Walgreens (NASDAQ:WBA) has catapulted itself from its reputation as a staid drugstore chain with a down-home image to being the world's second-largest retailer. And now it has a digital presence worthy of the ranking, partly because its app is the third-most popular retail app to date.
Consultants and vendors pay homage to the fact that Walgreens' former CEO Greg Wasson led the charge and pushed the company toward this goal.
What was once Walgreen's "e-commerce" division is now "digital and marketing," and the team continues to look for new features that will leverage mobile's ability to drive in-store sales, according to Joe Rago, Walgreens' director of digital and marketing. "There's an element of constantly looking," Rago told FierceMobileRetail.
Walgreens' initial push into mobile revolved around pharmacy, a logical area of focus for the drugstore chain. And what was previously a web-centric program translated quickly to mobile, giving customers the ability to manage prescriptions, get refills and even receive notifications when their orders are ready.
There is one mobile prescription placed every second and more than half of online refill requests come from the app, according to the Cadient Group, a digital marketing agency focused solely on healthcare.
It then progressed to offering discounts and offers such as paperless coupons. Shoppers can now clip items from Walgreens' weekly ad and save offers to their Balance Rewards card.
The rewards program is another recent addition to Walgreens and one area in which the retailer lagged behind its biggest competitor, CVS/pharmacy. The newly developed program is, of course, integrated into mobile.
There is currentlly an iBeacon pilot in 10 Walgreens-owned Duane Reade stores. "We continue to learn from that and are evaluating that pilot," Rago said. "There are challenges around how to roll that out to the chain."
"So far, Walgreens is the first pharmacy chain to adopt the Apple iBeacon, and it's just a pilot program right now, but it's very promising for what it can do for customers, for the pharmacy, and for brands themselves," said Chris Mycek, chief customer officer at the Cadient Group. "It's a win-win-win all the way around when you use something like that in iBeacon."
Beacons could also help the chain make more loyal shoppers out of a traditionally non-core demographic: millennials.
Walgreens shoppers tend to skew older—as we age, our heathcare needs grow. Besting the competition in terms of mobile programs is one way Walgreens can grow sales with this younger and healthier mobile-savvy demographic, and build loyalty that will pay off when these shoppers age.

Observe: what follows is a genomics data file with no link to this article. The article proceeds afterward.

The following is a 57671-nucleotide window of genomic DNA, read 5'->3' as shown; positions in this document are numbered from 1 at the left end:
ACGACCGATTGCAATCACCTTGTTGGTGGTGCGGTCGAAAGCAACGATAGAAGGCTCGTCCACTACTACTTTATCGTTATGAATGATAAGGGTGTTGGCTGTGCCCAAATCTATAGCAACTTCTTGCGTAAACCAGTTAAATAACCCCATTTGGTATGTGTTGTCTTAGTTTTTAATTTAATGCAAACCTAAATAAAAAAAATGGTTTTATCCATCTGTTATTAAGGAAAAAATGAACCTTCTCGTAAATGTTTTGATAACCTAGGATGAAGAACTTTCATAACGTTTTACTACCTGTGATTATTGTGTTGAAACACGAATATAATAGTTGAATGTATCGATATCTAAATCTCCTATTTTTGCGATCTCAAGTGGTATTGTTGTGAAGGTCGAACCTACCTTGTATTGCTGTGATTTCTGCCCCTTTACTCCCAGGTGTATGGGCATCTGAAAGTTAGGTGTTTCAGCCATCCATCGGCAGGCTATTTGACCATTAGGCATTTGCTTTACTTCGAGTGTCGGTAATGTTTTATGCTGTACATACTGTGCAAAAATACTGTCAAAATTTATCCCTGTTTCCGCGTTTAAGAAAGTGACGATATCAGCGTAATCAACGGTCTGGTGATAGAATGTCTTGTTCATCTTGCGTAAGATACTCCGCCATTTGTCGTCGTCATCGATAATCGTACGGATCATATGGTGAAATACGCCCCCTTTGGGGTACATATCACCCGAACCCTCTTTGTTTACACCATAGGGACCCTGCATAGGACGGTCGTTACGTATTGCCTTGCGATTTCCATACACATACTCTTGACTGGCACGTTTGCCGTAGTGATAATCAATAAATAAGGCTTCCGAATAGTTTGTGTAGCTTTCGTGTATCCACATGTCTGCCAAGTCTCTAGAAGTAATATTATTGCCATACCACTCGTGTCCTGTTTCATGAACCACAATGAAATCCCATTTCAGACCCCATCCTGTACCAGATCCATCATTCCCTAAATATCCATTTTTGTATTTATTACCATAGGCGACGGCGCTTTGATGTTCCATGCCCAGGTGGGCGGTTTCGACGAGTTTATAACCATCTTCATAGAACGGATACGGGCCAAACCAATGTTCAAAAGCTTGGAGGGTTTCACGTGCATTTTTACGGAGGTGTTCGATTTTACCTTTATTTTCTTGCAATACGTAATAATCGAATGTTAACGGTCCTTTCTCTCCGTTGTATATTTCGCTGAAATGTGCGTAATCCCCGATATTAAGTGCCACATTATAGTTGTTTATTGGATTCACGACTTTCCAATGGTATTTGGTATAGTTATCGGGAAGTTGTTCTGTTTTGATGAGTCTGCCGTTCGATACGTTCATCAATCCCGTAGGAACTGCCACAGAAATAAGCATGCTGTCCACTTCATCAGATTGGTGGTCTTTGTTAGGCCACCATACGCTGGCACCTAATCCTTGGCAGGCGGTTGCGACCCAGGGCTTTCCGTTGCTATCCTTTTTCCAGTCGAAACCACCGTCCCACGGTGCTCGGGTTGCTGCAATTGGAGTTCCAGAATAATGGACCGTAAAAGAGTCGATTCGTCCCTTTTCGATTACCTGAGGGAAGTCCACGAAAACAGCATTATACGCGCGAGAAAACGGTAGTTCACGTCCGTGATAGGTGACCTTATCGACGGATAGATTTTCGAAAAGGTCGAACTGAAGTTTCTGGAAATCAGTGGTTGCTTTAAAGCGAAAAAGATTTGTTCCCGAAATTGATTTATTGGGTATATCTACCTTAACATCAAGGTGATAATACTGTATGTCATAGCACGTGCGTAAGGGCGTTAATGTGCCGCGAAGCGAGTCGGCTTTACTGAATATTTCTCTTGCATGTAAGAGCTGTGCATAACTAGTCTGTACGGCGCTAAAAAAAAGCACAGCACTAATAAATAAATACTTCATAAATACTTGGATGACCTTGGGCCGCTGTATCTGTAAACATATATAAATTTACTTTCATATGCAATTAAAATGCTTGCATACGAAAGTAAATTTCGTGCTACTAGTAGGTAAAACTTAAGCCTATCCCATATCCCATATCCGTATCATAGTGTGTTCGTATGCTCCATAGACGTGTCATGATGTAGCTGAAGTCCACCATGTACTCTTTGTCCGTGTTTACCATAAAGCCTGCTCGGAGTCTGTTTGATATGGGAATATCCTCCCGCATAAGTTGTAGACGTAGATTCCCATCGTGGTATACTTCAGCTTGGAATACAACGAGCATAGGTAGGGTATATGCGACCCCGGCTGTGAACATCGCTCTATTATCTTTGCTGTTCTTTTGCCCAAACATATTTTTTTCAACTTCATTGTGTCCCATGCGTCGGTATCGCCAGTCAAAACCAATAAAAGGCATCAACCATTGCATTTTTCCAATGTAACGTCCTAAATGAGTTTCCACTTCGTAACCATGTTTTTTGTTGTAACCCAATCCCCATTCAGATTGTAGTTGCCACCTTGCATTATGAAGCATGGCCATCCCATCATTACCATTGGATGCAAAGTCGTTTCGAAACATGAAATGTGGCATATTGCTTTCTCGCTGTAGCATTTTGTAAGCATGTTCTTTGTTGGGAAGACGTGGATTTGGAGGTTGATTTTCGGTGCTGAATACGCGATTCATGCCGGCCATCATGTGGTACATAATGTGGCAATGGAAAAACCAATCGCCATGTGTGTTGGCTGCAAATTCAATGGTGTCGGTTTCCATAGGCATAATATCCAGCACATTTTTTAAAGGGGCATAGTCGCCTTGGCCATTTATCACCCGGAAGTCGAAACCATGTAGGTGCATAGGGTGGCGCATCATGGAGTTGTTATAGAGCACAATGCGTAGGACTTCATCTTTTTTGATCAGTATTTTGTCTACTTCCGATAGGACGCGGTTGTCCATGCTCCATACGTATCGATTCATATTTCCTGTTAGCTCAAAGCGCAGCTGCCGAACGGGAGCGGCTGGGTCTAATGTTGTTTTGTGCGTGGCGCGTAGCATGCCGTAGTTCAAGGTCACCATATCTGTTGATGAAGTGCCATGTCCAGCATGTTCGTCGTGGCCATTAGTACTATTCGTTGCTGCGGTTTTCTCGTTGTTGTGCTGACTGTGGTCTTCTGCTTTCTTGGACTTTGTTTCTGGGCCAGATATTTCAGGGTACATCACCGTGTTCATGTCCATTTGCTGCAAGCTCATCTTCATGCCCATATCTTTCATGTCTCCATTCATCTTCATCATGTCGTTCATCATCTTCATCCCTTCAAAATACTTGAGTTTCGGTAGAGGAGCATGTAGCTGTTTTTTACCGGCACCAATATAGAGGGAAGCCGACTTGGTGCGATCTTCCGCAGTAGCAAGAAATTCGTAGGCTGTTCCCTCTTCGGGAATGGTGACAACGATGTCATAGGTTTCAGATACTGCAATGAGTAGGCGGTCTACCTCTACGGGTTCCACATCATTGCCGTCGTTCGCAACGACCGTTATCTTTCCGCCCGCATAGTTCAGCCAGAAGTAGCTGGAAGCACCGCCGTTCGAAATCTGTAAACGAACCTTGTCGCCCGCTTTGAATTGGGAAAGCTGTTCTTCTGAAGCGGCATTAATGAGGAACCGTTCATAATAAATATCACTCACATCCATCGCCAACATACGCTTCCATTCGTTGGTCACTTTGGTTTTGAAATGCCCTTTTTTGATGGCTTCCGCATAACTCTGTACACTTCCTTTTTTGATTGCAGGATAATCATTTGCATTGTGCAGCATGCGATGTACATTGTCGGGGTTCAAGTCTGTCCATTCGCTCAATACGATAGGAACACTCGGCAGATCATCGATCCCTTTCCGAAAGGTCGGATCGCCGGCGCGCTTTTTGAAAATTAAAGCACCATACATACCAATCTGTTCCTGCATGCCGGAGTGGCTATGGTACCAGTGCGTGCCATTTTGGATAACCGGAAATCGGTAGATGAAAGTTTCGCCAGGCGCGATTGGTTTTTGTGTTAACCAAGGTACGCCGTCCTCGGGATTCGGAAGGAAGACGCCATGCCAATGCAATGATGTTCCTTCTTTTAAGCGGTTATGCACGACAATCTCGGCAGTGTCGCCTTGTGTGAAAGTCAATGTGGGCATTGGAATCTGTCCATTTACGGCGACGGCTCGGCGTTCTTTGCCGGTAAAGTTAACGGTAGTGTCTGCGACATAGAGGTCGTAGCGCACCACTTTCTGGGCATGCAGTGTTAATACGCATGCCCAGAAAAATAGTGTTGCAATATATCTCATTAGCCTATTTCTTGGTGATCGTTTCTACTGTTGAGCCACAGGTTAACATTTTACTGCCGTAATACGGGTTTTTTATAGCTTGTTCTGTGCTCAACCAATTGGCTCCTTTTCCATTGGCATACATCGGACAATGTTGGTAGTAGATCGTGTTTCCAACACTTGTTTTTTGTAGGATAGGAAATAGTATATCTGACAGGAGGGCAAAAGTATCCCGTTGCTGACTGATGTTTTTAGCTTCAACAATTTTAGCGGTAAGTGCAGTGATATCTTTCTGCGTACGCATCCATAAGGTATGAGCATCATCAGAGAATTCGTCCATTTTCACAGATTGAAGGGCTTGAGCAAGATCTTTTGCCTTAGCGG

"Millennials are very open to sharing data, more than anyone over 34 [years old]," said Chris Mycek, chief customer officer at the Cadient Group. "For them, DR and Walgreens will become their preferred place for pharmacy."
"Mobile gives a pharmacy chain the ability to optimize and increase average order size, and increase the loyalty base with the 'young invisibles,' as the Affordable Care Act referred to them," Mycek said. Acting now to establish the group's loyalty with a better shopping experience—one more suited to millennial mobile use and dependency—can carry a retailer into their prime selling years.
It also places Walgreens not just at the corner of happy and healthy, as its marketing message states, but at the crossroads of a changing health care system where in-store clinics are proliferating and insurers are steering patients to more cost-effective, convienent locations.
Walgreens is even experimenting with virtual office visits through its app.
Behind the scenes, there are questions surrounding Walgreens' new CEO's level of commitment to digital investment. As an international retailer, Walgreens Boots Alliance operates more than 11,000 stores in 25 countries and more than 8,200 stores in the United States. A retailer of that size will often turn its attention to trimming costs and consolidating business units.
That would be a mistake, given that Walgreens has already beaten the odds for larger retailers that often lag in nimble upstarts when it comes to adopting new technology, according to a recent study by the Apigee Institute. In a survey of 1,000 smartphone users in the United States and the U.K., when compared to companies such as Amazon, Facebook and Google—businesses that were founded in the digital age—large retailers are behind when it comes to meeting shoppers' digital expectations.
"I would challenge retailers to think about the horizon,"said Bryan Kirschner of the Apigee Institute. "It is challenging for companies in any industry to think digitally. But why would you turn your back on it [when] somebody [else] in your industry is not going to turn their back?"
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